Is there a standard form for assigning a contract?

QUESTION: A buyer client would like to assign a contract that we have in place.  The seller has agreed.  In paragraph 15 of the Offer to Purchase and Contract, it states that the contract may not be assigned without the written consent of all parties except in the case of a tax-deferred exchange.  Is there a standard form we can use to confirm that the parties have consented to an assignment?  If not, why?

ANSWER: There is not a standard form to use when the parties to an existing purchase contract agree to an assignment of that contract. The reason is that an assignment is actually quite complicated from a legal perspective, often because there are three parties involved.

One of the issues that needs to be resolved when a contract is assigned is whether the party whose rights are being assigned (called the assignor) will continue to be liable under the contract if the person to whom the assignor’s rights are being assigned (called the assignee) does not perform. Unless the assignment agreement provides otherwise, the assignor will remain liable for the performance. Assignors should consider including an indemnity provision in the assignment stating that the assignee will indemnify the assignor for any damages the assignor incurs as a result of the assignee’s non-performance.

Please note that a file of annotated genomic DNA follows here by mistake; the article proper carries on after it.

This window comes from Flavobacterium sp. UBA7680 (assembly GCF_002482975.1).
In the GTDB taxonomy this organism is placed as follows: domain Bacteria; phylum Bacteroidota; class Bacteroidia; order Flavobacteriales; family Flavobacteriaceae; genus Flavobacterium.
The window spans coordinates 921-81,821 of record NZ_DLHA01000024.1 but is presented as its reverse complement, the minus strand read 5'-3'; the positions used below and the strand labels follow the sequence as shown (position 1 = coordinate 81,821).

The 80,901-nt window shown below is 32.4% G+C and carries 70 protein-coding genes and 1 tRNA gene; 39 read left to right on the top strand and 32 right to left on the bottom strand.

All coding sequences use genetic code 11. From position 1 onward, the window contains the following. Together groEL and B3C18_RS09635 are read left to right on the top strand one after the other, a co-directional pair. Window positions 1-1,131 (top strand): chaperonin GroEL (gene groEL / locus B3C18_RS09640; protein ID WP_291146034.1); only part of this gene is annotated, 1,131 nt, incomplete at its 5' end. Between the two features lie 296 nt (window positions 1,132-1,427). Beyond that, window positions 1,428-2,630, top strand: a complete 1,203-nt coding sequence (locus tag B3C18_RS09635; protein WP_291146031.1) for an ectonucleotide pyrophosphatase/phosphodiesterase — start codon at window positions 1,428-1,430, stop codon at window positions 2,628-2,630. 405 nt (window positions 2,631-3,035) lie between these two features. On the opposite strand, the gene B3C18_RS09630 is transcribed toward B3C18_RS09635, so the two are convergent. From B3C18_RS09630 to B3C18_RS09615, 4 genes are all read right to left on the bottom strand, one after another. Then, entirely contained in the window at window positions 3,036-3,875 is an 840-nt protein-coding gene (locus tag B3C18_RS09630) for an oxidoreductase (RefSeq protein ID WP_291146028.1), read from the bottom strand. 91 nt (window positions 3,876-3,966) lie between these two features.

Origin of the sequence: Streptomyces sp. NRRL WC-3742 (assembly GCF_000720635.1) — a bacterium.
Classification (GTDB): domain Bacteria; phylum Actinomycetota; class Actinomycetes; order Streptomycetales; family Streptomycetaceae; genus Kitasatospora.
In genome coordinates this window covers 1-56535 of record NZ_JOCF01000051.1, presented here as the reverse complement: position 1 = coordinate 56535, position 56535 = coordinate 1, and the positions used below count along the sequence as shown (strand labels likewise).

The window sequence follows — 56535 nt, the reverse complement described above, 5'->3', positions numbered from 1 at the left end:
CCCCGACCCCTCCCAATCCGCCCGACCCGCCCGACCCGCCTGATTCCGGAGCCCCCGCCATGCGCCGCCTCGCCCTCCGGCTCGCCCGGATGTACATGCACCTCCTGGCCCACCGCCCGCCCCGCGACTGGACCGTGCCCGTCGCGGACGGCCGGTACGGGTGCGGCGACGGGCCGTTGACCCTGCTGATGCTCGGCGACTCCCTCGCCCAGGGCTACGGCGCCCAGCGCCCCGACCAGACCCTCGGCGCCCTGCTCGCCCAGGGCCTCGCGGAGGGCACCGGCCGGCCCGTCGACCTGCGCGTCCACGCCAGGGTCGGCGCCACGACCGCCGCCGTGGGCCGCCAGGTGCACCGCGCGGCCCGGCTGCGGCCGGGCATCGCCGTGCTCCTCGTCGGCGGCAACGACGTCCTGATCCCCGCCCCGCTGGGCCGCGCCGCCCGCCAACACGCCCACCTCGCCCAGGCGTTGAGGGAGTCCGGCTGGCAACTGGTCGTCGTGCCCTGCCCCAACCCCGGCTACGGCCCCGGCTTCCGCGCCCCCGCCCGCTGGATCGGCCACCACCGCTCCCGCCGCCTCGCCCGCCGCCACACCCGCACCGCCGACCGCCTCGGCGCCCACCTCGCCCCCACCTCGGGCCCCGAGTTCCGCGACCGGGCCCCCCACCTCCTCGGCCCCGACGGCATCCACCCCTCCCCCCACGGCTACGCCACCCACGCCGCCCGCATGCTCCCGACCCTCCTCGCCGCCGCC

Assignees should consider requesting, or insisting upon, representations by the assignor that the contract being assigned is in full force and effect, and that the assignor has the legal right to assign the assignor’s contractual rights. Assignees may also want to include a provision stating that the assignee has the right to assign the contract to yet another assignee and indicating whether, in such a case, the assignor’s consent would be required.

The bottom line is that assignments are complex legal transactions. Brokers who receive an inquiry about assigning a real estate contract should never endeavor to draft an assignment. Instead, they should advise their client to consult an attorney about the legal issues involved and to draft the assignment agreement.

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Filed Under: Contract Law,